Name: Peggy
Youngstown, Ohio (Zone 6a)
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pgurney
Sep 11, 2013 8:12 PM CST
GOOD question, that's what I need to know. Thumbs up
Name: Jacquie (JB) Berger
Wrightstown, New Jersey (Zone 6b)

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JB
Sep 12, 2013 8:47 AM CST
Leftwood said:JB, I don't think you rambled at all! Lots of good info. Smiling
You say you "have one or two [of your cactus] that get some sun but most are lucky to get a glimmer." Yet, I gather they are mostly in a greenhouse.

I just want to be clear for the readers here: is the indirect light in the greenhouse the same amount of light as indirect light in a conventional roofed house?


No, I am sorry for the misunderstanding.....the second line of the post I began by saying the 50 stock plants are in the house.( I meant my living quarters in the bird room where the sun is Eastern exposure on the one side and Northern on the other. There is a divider on the other two sides of that room with a shelf on the top where some some of them stay. Those are the ones that get little or no sun ....along with the ones in the other rooms of the house that get little or no sun. NOT THE GREENHOUSE. My house has lots of windows and the walls are all cream color, therefore, there is plenty of light from the outside. I also have lights above the shelves on the divider in the ceiling that I keep on in the cloudy and wintery days so they have artificial light if necessry. I never put the stock plants outside because there are too many and I do not have enough shade. They are in the constant 70 deg. temps with about 45 humidity.

The Greenhouse plants are the starter plants and they are under the shade cloth all the time winter and summer but some sun comes in through the doors and under the shade cloth both morning and afternoon.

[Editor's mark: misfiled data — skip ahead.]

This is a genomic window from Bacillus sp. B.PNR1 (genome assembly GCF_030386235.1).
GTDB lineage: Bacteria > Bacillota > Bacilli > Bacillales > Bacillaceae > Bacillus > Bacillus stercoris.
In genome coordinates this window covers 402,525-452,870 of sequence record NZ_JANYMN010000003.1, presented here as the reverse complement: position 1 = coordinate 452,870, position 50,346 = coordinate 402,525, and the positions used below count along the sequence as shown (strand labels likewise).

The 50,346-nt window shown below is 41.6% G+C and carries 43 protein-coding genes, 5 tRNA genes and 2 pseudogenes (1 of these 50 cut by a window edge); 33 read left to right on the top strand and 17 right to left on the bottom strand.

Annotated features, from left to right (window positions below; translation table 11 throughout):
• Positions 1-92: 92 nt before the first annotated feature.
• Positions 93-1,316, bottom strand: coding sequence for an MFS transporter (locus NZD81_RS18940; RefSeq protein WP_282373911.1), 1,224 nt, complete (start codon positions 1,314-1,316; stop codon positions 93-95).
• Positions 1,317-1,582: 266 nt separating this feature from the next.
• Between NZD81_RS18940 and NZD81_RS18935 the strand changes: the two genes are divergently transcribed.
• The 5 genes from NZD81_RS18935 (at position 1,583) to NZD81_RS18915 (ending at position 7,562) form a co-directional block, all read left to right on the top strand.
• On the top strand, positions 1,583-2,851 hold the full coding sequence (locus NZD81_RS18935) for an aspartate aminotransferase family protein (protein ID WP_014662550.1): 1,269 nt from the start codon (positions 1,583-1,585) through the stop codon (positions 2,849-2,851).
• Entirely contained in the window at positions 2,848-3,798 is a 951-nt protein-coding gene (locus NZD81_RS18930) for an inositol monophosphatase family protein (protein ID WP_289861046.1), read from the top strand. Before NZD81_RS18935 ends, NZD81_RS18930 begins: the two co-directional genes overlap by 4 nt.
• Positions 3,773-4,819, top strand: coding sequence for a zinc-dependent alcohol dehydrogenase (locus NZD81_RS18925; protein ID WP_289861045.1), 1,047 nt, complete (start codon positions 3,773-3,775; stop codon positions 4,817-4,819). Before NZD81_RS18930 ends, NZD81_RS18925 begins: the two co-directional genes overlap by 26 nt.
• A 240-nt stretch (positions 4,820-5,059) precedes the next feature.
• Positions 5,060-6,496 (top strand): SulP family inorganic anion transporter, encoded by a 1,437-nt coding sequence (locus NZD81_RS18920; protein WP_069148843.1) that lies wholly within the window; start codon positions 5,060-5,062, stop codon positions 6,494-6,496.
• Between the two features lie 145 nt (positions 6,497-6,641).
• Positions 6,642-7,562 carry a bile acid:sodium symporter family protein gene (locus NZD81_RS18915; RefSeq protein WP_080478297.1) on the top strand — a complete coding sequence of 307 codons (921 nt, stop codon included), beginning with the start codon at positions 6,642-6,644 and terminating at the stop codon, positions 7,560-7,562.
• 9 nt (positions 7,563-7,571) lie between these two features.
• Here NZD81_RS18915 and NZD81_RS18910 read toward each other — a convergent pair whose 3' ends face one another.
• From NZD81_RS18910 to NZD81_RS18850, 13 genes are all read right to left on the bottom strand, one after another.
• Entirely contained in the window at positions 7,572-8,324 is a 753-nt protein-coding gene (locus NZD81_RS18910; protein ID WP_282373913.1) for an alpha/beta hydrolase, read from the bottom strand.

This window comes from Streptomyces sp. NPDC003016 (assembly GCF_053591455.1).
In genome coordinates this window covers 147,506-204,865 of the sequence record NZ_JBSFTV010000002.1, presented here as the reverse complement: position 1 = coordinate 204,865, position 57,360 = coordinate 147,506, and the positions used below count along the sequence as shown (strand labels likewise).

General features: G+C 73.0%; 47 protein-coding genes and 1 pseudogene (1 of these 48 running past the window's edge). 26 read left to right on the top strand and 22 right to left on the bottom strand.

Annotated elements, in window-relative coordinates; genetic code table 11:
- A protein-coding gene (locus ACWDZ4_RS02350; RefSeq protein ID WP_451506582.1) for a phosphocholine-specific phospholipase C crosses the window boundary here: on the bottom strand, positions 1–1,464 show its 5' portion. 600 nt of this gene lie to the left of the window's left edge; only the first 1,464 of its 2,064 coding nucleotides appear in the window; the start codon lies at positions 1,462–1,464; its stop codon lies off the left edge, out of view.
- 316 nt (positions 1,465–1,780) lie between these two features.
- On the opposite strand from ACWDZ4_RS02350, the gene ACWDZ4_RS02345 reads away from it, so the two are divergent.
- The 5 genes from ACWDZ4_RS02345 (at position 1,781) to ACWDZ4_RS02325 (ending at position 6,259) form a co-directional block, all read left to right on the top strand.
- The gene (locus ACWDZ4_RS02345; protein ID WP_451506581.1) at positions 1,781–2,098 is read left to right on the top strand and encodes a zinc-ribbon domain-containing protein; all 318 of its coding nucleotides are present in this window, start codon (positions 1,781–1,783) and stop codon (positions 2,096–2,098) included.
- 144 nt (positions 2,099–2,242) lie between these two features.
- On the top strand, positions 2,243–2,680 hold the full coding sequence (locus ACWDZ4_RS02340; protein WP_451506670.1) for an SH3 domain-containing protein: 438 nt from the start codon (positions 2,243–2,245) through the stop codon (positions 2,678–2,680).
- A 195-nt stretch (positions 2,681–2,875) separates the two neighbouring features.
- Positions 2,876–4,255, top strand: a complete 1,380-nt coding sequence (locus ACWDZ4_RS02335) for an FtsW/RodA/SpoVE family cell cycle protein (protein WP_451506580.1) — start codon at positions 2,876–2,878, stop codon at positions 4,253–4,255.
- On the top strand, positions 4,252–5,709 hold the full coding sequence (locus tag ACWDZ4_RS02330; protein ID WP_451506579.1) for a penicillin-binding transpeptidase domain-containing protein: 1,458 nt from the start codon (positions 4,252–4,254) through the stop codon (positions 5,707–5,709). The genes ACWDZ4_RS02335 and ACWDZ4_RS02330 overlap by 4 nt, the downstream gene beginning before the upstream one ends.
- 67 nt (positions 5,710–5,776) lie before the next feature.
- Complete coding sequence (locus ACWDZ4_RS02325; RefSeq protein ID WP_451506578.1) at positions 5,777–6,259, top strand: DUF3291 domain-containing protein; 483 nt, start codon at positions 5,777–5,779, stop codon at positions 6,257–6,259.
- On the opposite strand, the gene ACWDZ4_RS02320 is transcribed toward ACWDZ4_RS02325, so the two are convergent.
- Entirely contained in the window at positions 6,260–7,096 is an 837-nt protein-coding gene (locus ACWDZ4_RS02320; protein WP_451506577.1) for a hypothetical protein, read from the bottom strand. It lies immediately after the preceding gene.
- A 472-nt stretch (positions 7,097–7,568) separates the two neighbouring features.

The babies get more sun than the stock plants. I personally think that when they are young is the only time they really need more sun. The Greenhouse doors and vents are open all Spring and Summer so the babies get normal weather changes and exposure basically except for the shade cloth keeps the direct sun from hitting them.

I usually keep new plants I purchase on the Southern exposure windows until they show me they are ready to be moved. (which is they have taken hold and are beginning new growth)...then they get moved. In fact, today all the Brazils are going to be moved to less light exposure since now they have grown and taken hold the way I like them to do prior to giving them less light. Please remember, this is only my way of doing things and I do it because it works for me. It may not work for everyone in different climates.

The older plants seem to thrive and keep their deep green color without direct sunlight.

I hope that answers your questions, Rick. If not ask away and I will try and make it even more clear. Sometimes my old brain is faster than the fingers. *Blush*